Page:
I wish my grandfather, Renato Halfon, was alive now to see the demise of Muammar Gaddafi. In 1968, after some anti-Jewish pogroms, he had been forced to leave Libya and, as an Italian Jew, went to Rome.

He had planned to return to Tripoli once the pogroms had subsided, but Gaddafi took power in 1969 and all Jewish businesses were seized by the new regime. He didn't have a house or business to return to. On top of oil money, Gaddafi had bought loyalty by giving his supporters all the property taken from the Jews and Italians.

I don't think Renato ever could have imagined that he would have a son, Clement, who would marry an English woman or a British grandson who would become an MP.

Liberty... dropped from the sky: A rebel fighter climbs on top of a statue inside Muammar Gaddafi's Bab al-Aziziya compound in Tripoli earlier this week

Liberty... dropped from the sky: A rebel fighter climbs on top of a statue inside Muammar Gaddafi's Bab al-Aziziya compound in Tripoli earlier this week.

I love Britain, was born here and would never live anywhere else. But I feel that I am also a deep concoction of Jewish and Italian from Libya. I have always wanted to visit Tripoli, but very few Jews were allowed to go when Gaddafi ruled and those who had spent any time in Israel were banned. It is strange, but recent events have awakened a sense of my Libyan roots within me. It has been good to have conversations with my father and his friends from Libya, to try to understand what it was like to live there in those difficult times.

My grandfather, who had a clothing business, had seen Gaddafi coming. Because pogroms were becoming a regular occurrence, he sent my father to England in the late Fifties when he was just 15. Grandfather loved Great Britain. During the end of the Second World War, as the British arrived in Tripoli, he had sold clothes to the British Army. He would say: 'They were the only ones who paid on time.'

It is worth remembering that King Idris was installed as monarch of Libya in 1951 by the British in the aftermath of the war when it gained independence from Italy and the old colonial name of Tripolitani disappeared. After a short stint in Rome, Renato joined my father in England, where he was to spend the rest of his life, in North London.

Charismatic: Colonel Muammar Gaddafi as a young man, shortly after seizing control of Libya in a military coup
Charismatic: Colonel Muammar Gaddafi as a young man, shortly after seizing control of Libya in a military coup
But, although my grandfather had contempt for Gaddafi, the Colonel hadn't always been a monster. My father remembers him rapidly becoming a popular figure.
Before the military coup, Gaddafi used to walk down the famous Italian street in Tripoli, Corso Vittorio Emanuele (now known as Jadat Istiklal), shaking hands with passers-by (including my dad), wearing a broad, serene smile and speaking loudly.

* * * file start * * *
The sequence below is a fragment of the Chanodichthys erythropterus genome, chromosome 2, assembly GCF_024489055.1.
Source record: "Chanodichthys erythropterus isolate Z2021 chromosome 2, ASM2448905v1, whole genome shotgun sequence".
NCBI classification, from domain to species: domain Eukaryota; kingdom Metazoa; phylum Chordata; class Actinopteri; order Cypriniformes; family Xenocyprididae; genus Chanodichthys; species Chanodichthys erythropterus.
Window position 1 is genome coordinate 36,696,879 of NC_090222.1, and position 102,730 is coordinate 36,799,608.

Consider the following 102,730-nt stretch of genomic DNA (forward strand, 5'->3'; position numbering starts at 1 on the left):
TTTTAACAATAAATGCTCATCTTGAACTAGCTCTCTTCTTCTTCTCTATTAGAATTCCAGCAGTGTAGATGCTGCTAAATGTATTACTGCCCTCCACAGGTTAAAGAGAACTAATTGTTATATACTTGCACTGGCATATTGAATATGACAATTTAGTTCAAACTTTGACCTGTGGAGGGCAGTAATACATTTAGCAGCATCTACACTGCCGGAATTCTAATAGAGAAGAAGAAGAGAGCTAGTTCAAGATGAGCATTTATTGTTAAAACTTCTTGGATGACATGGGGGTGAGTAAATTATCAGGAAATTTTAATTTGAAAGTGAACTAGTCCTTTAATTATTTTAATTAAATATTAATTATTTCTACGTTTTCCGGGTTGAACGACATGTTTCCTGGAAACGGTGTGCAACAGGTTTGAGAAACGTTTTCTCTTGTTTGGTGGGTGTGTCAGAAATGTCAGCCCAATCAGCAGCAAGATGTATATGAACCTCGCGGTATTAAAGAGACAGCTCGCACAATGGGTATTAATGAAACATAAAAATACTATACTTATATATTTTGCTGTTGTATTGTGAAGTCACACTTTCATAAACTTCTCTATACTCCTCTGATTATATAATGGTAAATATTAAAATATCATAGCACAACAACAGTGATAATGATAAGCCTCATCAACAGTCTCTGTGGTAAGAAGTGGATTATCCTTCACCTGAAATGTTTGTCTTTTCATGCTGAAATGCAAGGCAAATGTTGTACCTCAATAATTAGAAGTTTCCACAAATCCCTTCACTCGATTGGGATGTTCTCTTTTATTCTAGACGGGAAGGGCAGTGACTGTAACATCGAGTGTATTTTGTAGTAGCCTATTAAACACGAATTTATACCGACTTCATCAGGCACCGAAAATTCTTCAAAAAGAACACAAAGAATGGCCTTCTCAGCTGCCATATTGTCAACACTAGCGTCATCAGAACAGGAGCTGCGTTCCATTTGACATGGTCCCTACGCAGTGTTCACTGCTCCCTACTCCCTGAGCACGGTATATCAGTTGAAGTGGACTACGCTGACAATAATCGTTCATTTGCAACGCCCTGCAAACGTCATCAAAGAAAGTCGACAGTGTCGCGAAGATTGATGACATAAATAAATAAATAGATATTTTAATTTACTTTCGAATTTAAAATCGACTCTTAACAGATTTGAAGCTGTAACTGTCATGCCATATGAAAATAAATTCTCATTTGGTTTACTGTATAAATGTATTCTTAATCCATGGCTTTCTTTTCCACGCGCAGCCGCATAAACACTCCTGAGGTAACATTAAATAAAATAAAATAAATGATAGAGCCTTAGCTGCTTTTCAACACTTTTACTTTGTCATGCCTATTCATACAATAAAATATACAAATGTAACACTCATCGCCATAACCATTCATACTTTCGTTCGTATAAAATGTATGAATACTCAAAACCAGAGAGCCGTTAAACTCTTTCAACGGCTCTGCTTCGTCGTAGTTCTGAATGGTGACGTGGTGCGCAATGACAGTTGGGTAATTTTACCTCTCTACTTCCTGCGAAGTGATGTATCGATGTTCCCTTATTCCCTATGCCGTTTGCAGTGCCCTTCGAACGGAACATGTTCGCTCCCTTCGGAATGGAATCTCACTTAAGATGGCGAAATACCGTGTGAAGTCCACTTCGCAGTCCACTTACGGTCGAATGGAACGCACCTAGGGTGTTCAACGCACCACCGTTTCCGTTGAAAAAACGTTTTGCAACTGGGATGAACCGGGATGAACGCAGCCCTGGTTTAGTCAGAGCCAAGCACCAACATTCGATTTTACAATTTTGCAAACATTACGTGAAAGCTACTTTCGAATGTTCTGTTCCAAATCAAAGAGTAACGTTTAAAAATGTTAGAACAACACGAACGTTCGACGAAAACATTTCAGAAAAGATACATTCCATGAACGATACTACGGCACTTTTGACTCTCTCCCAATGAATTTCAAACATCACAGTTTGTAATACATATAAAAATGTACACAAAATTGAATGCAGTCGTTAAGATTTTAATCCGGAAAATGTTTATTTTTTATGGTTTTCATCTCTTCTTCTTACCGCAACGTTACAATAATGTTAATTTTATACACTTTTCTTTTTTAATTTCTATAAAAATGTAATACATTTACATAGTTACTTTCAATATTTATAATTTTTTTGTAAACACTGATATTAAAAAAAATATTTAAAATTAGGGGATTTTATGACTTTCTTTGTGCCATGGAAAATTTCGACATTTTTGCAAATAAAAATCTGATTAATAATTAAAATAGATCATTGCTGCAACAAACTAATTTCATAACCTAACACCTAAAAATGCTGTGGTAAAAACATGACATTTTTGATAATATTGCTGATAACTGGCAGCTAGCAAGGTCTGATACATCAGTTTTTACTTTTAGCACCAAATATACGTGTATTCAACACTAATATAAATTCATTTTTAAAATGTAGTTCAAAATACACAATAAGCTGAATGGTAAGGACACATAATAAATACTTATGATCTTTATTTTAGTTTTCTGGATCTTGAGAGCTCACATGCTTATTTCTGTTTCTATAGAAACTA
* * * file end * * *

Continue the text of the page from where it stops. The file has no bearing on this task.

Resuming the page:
Gaddafi was articulate. He nurtured dreams of Pan-Arabism. Because of the weakness, albeit benign, of King Idris, Gaddafi became known as 'the Liberator'. It was even thought he might be sympathetic to Western interests. So much so, that the Americans who controlled the large Wheelus air base, just outside Tripoli, did nothing to stop the coup d'etat against the King.

No one imagined that Gaddafi would impose a totalitarian regime and hold power for 42 years. But now he has gone and everyone is asking: 'What next . . . will it be a repeat of Iraq in the aftermath of the overthrow of Saddam Hussein?'
Read article in full

Sunday, August 28, 2011

Yemeni Jews stranded in Cairo could be sent back

Egyptians who spot 12 orthodox Jews with ringlets wandering around Tahrir square are not hallucinating: the Yemen press reports that 12 Jews desperate to leave Yemen are stranded in Cairo and could be sent home for entering with false papers. We do not know if this was a 'freelance' initiative, or part of a botched Satmar operation to spirit the Jews to Argentina* ( 21 Jews have already got there). Either way, rabbi Yahya Yousef, in the capital Sana'a, who views Jewish flight as a betrayal of Yemeni hospitality, has condemned these Jews as outlaws.

The Yemen Observer reports:

"A dozen Yemeni Jews are stranded in Cairo of Egypt after failing to migrate to South America.

"Yahya Yousof, Rabbi of the Al-Salem Jewish minority in Yemen said that the 12 Jews that left Yemen more than two months ago are stranded in Cairo and that they had left Yemen illegally.

" He said that they are now in Egypt and are expected to be extradited to the Yemeni authorities soon due to false information they presented to the Yemeni immigration authorities prior to their leave to Egypt.

" The 12 Jews are now being held in Egypt. He said that the twelve Yemeni Jews are suspected of forging official documents and could face legal actions due to not having proper documents.

"A Yemeni Jew from Raidah town, 50 kilometers to the north of Sana’a, who asked to not mention his name said that many of the Yemeni Jews minority that live in Raida including the 12 stranded in Cairo have been planning to migrate to Europe in fears of being killed by Islamist radicals especially after one of them was killed by a radical Islamist militant."